Introduce the Brush

Now it’s time to introduce the actual brush you’ll be using to clean your dog’s teeth. Let them lick a little toothpaste off of the brush to get used to the new object. Then, much in the same way you used your finger to contact the canines and the front teeth, only touch the teeth that are easy to access and avoid making your dog uncomfortable. Lots of praise for a job well done will help to reinforce their good behavior. Keep this up for the next few days, as you’re almost ready to brush the whole mouth.

Time to Brush

You’ve worked hard to get your dog used to this new activity. Now it’s time for all of your patience to pay off. You’ll want to brush each of your dog’s teeth at a 45-degree angle to their gum line for several passes. If they aren’t willing to let you go all the way to the back of their mouth, be patient and work up to that level of comfortability over time. If you can’t brush your dog’s teeth every day, try to do it at least once a week and provide them with some of the items we mentioned above to help them chew their teeth clean.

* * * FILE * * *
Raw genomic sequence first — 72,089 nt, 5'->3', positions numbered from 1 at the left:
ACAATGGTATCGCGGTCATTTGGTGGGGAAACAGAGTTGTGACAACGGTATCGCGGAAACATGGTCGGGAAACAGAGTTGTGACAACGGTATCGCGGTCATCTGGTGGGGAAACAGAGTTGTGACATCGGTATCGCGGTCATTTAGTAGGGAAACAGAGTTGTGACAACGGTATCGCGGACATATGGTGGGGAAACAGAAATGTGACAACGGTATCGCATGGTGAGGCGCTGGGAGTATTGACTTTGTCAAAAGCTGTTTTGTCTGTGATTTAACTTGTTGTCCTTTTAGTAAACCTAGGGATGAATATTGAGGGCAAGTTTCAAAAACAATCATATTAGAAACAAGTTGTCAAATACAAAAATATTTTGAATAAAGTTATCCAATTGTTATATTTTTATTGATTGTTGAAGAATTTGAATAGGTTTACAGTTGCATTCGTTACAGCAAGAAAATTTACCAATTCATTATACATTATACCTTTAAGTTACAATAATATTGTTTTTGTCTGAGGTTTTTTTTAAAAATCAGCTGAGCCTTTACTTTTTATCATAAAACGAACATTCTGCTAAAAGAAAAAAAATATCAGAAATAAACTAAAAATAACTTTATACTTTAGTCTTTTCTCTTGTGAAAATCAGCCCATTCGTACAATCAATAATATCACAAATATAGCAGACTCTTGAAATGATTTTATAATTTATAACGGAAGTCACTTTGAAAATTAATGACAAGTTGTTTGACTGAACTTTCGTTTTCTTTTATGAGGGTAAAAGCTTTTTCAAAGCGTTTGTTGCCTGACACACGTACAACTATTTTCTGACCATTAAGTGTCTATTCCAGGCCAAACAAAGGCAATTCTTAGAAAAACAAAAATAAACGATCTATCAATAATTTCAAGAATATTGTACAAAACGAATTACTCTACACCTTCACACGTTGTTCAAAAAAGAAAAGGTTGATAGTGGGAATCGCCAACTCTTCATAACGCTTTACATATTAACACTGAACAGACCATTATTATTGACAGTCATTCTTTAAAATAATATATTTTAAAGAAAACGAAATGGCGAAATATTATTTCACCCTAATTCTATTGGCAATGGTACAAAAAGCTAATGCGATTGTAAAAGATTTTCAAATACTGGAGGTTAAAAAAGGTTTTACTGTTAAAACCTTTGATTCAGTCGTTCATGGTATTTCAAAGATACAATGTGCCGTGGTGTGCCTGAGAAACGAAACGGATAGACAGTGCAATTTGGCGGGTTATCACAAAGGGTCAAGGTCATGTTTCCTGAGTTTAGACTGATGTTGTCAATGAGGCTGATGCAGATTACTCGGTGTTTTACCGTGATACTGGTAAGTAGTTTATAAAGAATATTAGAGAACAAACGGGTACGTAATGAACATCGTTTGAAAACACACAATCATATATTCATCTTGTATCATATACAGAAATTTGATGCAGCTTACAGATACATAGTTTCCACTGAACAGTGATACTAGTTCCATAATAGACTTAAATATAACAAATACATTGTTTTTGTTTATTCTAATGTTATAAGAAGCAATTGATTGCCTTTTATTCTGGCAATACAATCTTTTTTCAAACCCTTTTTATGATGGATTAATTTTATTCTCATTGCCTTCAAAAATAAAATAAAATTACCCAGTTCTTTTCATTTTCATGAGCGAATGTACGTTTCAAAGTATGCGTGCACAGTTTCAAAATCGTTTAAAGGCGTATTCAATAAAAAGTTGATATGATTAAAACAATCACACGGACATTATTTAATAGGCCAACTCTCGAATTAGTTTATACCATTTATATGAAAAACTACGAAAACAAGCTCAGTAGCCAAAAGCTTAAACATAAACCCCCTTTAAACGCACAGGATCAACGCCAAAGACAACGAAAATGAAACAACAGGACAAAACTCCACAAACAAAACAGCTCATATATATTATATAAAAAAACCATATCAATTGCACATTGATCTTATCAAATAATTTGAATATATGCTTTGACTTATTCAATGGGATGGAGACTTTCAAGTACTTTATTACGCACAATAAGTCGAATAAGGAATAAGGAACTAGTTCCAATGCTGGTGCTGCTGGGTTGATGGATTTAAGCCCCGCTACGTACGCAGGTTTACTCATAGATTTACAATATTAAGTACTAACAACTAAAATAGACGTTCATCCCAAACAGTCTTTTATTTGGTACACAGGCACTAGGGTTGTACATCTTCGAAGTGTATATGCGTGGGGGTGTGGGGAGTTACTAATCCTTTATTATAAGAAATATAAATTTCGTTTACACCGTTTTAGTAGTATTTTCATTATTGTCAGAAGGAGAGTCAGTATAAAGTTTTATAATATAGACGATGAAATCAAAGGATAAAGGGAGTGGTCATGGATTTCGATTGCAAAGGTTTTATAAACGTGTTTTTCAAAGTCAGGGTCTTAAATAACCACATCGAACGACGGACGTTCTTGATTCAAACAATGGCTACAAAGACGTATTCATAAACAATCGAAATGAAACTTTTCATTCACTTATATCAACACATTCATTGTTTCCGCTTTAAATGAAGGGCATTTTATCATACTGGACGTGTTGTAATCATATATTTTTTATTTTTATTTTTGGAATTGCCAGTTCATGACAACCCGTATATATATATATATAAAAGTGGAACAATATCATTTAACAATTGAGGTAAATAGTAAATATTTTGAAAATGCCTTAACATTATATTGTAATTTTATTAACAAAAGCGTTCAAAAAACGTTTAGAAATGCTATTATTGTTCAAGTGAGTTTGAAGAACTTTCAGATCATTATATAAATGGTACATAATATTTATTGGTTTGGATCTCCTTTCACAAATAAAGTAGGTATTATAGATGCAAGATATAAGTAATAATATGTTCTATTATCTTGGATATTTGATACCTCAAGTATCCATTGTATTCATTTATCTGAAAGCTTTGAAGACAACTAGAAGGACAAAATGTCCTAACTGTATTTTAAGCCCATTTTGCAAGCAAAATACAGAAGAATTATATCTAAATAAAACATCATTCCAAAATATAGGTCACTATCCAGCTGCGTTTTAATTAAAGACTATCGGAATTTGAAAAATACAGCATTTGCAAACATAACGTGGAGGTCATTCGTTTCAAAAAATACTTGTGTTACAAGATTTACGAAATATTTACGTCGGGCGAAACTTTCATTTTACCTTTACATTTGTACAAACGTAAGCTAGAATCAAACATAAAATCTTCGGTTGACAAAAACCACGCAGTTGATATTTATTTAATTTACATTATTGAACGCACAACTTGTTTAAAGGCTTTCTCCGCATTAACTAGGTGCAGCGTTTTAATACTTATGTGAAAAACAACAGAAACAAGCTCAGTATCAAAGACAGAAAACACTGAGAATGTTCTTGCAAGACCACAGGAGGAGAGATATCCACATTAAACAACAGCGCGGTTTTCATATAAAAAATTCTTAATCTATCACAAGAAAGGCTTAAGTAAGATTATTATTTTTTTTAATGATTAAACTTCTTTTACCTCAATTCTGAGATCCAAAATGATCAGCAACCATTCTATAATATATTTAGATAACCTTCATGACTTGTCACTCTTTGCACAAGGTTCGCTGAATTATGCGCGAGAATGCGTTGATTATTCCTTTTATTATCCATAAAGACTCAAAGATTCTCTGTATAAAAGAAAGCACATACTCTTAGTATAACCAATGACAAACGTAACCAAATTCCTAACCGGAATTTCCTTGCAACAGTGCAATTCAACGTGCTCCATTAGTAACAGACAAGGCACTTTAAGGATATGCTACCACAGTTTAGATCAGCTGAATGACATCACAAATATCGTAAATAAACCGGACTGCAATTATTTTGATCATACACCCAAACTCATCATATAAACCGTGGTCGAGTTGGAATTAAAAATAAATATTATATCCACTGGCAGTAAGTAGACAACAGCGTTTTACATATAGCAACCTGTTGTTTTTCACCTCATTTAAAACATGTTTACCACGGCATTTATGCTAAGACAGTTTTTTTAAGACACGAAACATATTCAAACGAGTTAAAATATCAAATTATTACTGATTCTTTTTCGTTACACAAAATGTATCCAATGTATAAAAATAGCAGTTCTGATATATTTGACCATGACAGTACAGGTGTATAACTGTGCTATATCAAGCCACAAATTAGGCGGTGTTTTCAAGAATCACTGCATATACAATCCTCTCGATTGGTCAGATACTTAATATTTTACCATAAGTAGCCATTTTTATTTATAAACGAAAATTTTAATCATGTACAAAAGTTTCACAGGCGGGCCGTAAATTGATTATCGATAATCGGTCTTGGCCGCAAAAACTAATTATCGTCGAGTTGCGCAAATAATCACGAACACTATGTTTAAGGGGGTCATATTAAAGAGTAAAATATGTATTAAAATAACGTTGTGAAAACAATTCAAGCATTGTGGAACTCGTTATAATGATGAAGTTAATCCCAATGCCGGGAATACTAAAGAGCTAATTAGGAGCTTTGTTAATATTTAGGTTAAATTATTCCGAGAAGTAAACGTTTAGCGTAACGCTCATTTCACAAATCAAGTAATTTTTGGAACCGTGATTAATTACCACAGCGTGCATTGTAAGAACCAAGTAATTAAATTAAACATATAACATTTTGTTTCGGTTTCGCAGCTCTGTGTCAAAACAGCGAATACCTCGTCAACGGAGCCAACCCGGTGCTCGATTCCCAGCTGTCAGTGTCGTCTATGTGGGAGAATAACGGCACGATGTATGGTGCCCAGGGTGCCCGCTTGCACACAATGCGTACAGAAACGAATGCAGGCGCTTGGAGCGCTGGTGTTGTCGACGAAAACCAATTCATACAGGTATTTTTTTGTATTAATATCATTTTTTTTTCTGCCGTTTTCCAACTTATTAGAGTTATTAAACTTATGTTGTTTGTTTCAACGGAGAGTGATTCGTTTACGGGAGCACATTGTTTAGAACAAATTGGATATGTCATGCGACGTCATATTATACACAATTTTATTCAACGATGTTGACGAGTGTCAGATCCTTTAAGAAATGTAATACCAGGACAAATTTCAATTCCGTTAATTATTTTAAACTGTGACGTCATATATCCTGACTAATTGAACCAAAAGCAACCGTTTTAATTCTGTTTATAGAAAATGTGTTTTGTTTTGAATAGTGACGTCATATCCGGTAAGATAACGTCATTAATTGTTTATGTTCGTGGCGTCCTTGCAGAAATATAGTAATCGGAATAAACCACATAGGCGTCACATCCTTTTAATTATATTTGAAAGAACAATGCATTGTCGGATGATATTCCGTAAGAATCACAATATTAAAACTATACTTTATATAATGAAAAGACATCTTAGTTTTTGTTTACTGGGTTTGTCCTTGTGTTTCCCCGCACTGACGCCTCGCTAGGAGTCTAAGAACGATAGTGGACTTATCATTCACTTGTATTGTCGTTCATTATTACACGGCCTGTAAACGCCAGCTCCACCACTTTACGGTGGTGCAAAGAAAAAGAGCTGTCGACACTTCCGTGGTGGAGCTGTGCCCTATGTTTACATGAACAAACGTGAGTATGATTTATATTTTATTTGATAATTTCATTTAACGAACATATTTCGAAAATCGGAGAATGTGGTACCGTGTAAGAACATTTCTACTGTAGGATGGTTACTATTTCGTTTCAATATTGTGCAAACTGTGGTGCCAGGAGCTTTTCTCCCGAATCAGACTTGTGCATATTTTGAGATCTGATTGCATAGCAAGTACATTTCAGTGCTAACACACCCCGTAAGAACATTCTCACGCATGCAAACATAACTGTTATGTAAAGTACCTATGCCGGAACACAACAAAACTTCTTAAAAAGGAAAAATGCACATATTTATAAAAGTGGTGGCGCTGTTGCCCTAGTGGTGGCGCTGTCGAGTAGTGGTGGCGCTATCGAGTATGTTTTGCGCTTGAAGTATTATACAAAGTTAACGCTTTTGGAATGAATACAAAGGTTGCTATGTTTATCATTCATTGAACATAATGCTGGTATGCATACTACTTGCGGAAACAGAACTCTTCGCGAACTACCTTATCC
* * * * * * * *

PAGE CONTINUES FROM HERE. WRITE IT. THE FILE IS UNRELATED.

TIP: A soothing voice will go a long way to calming a nervous dog during an unfamiliar activity. Talk your dog through the brushing will lots of praise and you’ll have better results.

When to See a Veterinarian for Your Dog’s Dental Care

Even those of us with the best of intentions can let things slip, especially when it comes to something as foreign and easy to ignore as brushing your dog’s teeth. Some dogs require professional cleaning at your vet’s office or even the extraction of one or multiple teeth.

If your dog has extremely bad breath it could be a sign of a rotting tooth. The decay may also be causing them to avoid eating or favor one side of their mouth when chewing. Finally, any excessive bleeding when chewing should be examined, as your dog may have serious periodontal disease that requires prescription treatment.

When you tell your non-dog-owning friends about brushing your pooch’s teeth you may get a few funny looks, but it’s an extremely important part of being a dog parent. Your dog is depending on you to keep their mouth clean and healthy.

How to brush your dog’s teeth is a question we receive a lot and now you have the know-how to make sure they have a sparkling smile well into their old age.